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Cyprus Mail: Press Review in English, 98-07-09

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From: The Cyprus Mail at <>

Thursday, July 9, 1998

Suspect building materials used?

THE MAIN topics and obsessions that have dominated the front pages for months, refuse to go away. Yesterday's papers led with the Cyprus problem, the S-300 missiles and the strained Greek-Turkish relations.

Simerini was the only exception. It led with a report claiming that the materials being used for the construction of the new Nicosia General Hospital were not those stipulated in contract specifications. Concrete blocks for the building, estimated to cost 50 million, were being made with materials inferior to those specified.

The problem was identified after an inspection by the Control Directorate of the Ministry of Communications and Works, which had informed Public Works in writing. After the ministry's intervention, the proper material was used. However the Auditor-general has ordered an investigation.

Phileleftheros said the governments in Athens and Nicosia considered continued Turkish references to "heated incidents" in Cyprus as forms of blackmail. Greek foreign ministry sources attributed Ankara's behaviour to political instability in Turkey.

There were fears that the Ankara government would resort to this tactic in order to deflect attention of the Turkish public away from acute domestic problems. If tension increased, the Cyprus government would appeal to the UN Security Council as a precaution.

Alithia quoted Greece's government spokesman Demetris Repas describing Turkey's demand for the demilitarisation of the Aegean islands as unacceptable. The demand, based on international agreements, was made to Greece's ambassador to Turkey.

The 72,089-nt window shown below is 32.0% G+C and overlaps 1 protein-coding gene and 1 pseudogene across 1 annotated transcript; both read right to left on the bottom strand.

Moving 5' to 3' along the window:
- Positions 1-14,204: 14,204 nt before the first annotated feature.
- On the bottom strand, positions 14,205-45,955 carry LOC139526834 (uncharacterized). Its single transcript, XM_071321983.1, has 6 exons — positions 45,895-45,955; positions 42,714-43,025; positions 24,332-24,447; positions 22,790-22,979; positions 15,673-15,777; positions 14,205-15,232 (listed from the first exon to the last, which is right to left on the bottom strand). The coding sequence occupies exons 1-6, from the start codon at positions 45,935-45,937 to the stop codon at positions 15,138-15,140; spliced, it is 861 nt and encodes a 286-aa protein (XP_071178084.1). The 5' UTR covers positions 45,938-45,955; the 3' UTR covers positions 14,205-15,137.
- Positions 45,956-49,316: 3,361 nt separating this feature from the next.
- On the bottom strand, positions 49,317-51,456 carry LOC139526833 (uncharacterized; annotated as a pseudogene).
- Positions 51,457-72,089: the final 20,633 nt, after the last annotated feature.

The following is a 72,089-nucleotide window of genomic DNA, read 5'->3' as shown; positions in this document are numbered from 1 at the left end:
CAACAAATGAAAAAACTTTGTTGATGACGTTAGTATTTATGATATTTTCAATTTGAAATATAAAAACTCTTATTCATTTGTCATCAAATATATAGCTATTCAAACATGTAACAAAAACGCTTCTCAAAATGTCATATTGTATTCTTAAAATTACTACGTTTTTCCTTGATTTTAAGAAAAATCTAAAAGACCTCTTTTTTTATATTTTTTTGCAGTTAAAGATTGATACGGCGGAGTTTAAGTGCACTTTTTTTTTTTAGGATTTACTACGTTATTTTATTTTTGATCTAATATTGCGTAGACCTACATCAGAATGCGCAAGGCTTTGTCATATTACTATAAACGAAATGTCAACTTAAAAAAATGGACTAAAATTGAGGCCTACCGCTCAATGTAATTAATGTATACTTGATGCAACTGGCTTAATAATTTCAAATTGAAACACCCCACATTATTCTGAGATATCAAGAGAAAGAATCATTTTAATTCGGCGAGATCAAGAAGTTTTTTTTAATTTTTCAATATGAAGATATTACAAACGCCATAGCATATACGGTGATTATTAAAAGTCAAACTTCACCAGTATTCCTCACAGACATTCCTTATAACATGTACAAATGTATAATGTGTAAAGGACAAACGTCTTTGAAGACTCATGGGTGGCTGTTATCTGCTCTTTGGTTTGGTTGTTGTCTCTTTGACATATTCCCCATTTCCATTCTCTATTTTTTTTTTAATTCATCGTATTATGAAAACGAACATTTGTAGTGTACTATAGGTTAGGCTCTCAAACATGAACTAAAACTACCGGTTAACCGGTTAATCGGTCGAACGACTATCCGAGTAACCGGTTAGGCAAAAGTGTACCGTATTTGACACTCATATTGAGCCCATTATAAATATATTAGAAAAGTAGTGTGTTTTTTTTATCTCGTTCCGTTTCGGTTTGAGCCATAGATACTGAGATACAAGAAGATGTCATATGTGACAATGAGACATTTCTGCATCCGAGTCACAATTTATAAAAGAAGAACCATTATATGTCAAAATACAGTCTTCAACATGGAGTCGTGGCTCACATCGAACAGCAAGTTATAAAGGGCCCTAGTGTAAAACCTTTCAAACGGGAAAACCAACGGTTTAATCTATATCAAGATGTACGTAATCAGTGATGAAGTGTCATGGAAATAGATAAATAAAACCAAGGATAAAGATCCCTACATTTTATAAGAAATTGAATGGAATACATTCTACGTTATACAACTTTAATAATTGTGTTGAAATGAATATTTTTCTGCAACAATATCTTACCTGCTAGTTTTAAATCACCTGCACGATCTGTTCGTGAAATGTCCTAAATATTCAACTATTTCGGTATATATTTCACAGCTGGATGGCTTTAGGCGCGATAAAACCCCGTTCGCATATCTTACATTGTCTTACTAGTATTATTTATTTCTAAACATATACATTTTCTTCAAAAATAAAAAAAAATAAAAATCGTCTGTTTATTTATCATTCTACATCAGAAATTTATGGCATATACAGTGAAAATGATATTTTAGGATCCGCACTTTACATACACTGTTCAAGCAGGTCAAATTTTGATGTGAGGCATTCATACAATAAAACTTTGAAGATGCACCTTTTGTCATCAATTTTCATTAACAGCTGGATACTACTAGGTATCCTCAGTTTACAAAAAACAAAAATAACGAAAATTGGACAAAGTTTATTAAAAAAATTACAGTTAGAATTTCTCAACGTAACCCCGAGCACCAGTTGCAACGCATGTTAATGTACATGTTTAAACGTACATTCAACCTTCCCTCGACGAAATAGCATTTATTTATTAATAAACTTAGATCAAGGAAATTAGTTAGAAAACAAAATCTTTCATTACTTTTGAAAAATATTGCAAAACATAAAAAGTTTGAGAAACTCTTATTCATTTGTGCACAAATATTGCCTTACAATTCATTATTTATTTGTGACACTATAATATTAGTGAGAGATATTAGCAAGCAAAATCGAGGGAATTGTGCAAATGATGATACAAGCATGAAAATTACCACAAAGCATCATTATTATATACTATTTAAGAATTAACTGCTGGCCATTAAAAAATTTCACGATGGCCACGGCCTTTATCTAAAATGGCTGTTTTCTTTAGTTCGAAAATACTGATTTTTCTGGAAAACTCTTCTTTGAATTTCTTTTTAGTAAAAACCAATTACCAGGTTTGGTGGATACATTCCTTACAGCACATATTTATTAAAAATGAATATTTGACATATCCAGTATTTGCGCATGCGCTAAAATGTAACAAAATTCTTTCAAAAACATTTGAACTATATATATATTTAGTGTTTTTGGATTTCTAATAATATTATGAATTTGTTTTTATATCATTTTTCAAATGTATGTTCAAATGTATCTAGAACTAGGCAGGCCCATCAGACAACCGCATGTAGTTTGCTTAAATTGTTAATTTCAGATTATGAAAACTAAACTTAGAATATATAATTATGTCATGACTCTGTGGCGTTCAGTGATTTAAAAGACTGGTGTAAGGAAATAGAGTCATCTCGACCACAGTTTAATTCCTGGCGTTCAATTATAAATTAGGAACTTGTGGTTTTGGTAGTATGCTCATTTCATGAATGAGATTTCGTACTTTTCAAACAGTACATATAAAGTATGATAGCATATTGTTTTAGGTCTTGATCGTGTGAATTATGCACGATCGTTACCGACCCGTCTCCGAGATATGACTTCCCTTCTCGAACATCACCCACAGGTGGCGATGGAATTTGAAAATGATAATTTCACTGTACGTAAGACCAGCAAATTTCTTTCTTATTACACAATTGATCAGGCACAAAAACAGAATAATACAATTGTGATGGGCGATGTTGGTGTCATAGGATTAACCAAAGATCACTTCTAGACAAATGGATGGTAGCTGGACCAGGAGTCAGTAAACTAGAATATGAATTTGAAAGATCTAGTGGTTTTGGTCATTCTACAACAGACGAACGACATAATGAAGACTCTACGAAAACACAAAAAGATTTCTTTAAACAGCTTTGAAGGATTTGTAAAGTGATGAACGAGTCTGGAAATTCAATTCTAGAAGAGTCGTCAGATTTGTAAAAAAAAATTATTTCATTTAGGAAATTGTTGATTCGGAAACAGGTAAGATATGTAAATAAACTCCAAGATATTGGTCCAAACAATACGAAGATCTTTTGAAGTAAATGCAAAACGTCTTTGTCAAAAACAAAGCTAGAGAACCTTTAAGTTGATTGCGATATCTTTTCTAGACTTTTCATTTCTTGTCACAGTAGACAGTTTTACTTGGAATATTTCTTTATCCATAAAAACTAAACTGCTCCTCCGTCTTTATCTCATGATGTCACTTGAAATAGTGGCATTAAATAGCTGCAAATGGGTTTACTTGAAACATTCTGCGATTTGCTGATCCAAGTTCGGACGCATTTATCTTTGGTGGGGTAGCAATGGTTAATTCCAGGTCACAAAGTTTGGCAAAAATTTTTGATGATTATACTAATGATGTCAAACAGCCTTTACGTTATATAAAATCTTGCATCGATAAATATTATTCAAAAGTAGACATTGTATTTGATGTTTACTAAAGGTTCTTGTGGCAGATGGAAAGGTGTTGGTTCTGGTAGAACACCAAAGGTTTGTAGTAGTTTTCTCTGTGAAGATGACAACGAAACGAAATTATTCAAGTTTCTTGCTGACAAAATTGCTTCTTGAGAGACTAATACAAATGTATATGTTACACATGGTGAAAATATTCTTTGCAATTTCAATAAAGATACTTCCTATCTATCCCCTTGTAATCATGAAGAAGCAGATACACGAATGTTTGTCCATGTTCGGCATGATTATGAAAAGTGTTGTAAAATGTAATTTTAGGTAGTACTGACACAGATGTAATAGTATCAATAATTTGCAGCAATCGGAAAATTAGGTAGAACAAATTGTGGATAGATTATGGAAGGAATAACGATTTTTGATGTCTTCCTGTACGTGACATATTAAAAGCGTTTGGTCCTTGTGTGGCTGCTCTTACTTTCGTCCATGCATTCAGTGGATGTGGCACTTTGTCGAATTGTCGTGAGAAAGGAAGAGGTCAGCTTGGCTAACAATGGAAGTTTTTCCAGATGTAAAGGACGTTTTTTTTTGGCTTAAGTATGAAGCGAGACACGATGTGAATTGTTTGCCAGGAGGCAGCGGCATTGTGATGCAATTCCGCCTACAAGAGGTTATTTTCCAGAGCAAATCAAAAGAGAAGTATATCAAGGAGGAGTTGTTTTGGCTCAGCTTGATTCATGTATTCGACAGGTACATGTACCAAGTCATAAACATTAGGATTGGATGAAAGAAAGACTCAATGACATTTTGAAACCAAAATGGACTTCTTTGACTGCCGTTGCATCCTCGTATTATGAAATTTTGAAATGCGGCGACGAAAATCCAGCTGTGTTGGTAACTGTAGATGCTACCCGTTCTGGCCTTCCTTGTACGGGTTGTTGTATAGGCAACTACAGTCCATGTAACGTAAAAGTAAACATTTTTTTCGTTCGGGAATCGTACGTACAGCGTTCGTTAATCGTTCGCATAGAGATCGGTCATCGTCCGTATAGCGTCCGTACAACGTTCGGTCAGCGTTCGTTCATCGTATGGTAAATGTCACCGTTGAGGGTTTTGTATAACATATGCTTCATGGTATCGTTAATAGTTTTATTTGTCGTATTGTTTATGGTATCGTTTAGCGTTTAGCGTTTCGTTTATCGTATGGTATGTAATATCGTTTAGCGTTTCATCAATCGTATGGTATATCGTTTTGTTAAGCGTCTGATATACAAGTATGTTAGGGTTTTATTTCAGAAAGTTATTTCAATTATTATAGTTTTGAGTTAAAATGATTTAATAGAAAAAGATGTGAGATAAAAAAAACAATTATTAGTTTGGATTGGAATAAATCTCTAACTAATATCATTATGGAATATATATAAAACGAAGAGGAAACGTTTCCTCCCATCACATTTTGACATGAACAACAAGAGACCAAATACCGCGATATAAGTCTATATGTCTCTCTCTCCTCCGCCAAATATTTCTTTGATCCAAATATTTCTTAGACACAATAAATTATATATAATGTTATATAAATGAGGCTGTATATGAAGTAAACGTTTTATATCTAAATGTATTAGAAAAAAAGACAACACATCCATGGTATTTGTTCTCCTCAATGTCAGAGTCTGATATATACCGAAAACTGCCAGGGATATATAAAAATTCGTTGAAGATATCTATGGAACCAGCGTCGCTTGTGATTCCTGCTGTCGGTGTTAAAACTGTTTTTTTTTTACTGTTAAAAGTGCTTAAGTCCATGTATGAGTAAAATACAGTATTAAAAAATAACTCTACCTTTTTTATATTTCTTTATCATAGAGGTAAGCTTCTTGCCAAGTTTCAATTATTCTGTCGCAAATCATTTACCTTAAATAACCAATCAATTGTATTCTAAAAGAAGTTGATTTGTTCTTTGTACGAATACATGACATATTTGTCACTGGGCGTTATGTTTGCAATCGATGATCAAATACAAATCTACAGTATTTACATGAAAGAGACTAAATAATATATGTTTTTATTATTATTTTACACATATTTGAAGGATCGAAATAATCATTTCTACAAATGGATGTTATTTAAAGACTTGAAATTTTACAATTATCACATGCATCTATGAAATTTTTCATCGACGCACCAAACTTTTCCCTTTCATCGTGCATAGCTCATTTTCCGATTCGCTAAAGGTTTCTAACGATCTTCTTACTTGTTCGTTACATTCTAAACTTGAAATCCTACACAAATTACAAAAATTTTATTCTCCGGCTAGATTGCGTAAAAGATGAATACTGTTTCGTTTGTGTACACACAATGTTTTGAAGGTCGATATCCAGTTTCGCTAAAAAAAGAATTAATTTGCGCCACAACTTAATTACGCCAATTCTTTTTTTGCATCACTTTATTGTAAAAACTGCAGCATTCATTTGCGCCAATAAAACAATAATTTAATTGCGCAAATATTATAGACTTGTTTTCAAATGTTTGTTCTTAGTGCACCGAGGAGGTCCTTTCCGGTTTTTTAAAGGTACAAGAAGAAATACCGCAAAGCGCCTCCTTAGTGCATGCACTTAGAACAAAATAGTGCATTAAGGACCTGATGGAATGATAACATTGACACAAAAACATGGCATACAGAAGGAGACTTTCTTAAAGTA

Repas said Greece had every right to bolster the defences of the islands as Turkey had set up an 'Aegean Army division' and created a fleet of 200 landing craft.

Haravghi led with a statement issued by Akel, which said the Cyprus problem had entered an "exceedingly critical" period, given the absence of talks and rising military tension. Meanwhile Ankara and Rauf Denktash, by upping their demands, ensured that the talks deadlock remained.

The US initiative, in which President Clerides had put all his faith, had failed as the Americans did not put any pressure on the Turkish side. Clerides' policy was bankrupt, Akel concluded.

Machi reported that Defence Minister Yiannakis Omirou, currently on a visit to Russia with National Guard Chief Demetris Demou, would watch a test-firing of the Russian S-300 missiles. He would also visit the camp at which Cypriot officers were receiving training on the missiles.

The paper said the government had tried to play down Omirou's and General Demou's visit.

© Copyright Cyprus Mail 1998

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